detour 215_via Moritzplatz
Description:* (by author)
Forms of Brutality links to issues of poverty, gentrification, and the disparity of wealth. I was thinking about the brutality of poverty, especially when it sits beside wealth and luxury. In the context of Berlin, it can get even more complicated and entangled, for example, when new building sites sit on top of former Wall sites. I find it important to recognize Berlin as a site of trauma and pain – there are generations and generations of Berliners that have experienced trauma. In particular, I was thinking of the idea of transgenerational trauma. In Canada, the term is often used to speak about the genocide of its Indigenous Peoples and the resulting trauma that has been transferred to subsequent generations. The concept is often used in a Jewish context as well. In Berlin, I think one can also think of transgenerational trauma within a perpetrator context. Not even just Second World War victims and perpetrators, but then into the period of the Wall, Stasi, and East Germany and through the Cold War. Each of these eras adds layers of new trauma.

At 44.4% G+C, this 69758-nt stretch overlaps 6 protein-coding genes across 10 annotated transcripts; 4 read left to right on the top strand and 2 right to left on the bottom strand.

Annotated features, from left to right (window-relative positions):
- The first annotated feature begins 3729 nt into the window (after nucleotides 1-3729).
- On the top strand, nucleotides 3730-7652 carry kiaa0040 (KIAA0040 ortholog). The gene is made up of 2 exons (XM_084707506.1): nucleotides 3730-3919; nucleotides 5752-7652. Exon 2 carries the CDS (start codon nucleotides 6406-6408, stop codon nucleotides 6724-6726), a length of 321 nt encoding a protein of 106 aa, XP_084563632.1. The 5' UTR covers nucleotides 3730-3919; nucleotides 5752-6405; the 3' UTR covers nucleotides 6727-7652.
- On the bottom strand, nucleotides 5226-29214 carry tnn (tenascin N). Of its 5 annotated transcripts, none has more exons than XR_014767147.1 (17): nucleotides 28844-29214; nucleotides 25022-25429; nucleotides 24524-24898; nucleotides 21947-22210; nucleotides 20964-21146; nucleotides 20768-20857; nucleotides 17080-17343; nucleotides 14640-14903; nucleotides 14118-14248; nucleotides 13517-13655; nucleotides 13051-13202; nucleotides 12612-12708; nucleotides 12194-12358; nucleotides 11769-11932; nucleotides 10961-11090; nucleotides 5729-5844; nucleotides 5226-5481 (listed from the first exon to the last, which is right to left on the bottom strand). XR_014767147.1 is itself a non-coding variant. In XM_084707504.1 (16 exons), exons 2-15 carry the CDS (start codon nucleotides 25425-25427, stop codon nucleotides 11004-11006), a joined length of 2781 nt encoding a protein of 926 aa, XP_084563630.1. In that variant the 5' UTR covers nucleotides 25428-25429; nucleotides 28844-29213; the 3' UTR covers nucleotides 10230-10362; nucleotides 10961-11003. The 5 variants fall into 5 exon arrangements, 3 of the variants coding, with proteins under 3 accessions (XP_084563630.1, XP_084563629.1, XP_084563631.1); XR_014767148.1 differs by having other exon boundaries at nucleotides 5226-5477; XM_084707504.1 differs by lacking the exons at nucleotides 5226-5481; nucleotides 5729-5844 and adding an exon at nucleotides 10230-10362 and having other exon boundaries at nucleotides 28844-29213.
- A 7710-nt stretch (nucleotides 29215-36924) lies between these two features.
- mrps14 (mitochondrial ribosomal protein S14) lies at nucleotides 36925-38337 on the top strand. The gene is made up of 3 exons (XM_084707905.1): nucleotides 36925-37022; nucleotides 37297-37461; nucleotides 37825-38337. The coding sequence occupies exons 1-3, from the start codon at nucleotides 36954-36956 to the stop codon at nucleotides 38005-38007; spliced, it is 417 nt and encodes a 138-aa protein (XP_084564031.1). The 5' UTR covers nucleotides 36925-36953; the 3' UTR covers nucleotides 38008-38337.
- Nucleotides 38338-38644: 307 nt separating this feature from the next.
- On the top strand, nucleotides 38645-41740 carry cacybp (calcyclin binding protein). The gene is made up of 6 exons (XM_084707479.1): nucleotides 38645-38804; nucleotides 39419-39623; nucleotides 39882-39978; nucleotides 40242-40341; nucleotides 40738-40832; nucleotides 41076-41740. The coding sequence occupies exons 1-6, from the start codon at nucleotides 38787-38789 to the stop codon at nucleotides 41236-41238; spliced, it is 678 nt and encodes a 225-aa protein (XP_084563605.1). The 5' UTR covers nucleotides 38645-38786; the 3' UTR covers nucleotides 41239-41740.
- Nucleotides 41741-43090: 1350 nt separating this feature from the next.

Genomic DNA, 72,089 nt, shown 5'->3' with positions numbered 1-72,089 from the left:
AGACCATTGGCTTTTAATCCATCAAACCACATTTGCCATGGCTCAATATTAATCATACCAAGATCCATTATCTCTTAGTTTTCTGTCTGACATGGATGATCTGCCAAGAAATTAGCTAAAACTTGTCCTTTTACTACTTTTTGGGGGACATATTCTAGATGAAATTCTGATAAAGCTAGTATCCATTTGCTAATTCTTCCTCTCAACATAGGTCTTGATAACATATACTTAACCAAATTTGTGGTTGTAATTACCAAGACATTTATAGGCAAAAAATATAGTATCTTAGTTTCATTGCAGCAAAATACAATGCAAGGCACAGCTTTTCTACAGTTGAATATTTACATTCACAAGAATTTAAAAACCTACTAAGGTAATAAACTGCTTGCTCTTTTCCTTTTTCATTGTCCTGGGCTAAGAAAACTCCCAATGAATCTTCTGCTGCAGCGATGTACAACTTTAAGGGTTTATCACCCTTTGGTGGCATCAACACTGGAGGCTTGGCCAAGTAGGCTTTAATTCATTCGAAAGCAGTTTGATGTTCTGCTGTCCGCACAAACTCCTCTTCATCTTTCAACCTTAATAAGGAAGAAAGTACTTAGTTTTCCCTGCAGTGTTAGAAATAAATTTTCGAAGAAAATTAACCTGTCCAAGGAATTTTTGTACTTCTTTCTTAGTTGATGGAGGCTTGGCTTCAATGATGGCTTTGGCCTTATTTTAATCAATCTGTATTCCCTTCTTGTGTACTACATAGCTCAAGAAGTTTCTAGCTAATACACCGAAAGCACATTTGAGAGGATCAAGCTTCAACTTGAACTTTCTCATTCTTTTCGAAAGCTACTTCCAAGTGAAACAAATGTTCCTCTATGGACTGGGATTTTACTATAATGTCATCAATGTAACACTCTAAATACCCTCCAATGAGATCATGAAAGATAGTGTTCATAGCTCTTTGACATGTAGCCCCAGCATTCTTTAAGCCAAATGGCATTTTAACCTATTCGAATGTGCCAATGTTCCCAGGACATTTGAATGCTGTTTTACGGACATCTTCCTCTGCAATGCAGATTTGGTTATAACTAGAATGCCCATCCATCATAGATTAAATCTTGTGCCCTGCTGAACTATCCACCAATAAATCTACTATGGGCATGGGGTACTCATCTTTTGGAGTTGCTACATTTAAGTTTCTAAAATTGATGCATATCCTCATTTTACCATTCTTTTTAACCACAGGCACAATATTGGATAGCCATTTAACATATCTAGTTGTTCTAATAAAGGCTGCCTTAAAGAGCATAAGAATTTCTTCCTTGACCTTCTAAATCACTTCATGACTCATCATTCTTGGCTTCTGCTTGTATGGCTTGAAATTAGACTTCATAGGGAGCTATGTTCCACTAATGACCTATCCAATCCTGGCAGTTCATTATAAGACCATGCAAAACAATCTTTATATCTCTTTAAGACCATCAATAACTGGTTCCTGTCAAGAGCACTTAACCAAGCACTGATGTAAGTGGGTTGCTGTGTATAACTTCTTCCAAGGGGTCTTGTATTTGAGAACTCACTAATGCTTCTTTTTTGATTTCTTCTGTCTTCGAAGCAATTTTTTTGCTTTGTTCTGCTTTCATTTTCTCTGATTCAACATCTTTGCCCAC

The Wall caused immense physical holes in the landscape, creating barren swaths of land – new economy luxury homes, that weren't even designed to be homes but instead were designed to add to market value, are being built on top of that trauma. So, for me, "forms of brutality" is an idea that deals with the current state of the city today – the exacerbated poverty, but also the active building, these new homes on top of trauma that is in the landscape physically.
* excerpt from an Interview with Larissa Fassler by Alicia Reuter for SMAC, full interview can be found here: http://smac-berlin.de/interview-larissa-fassler
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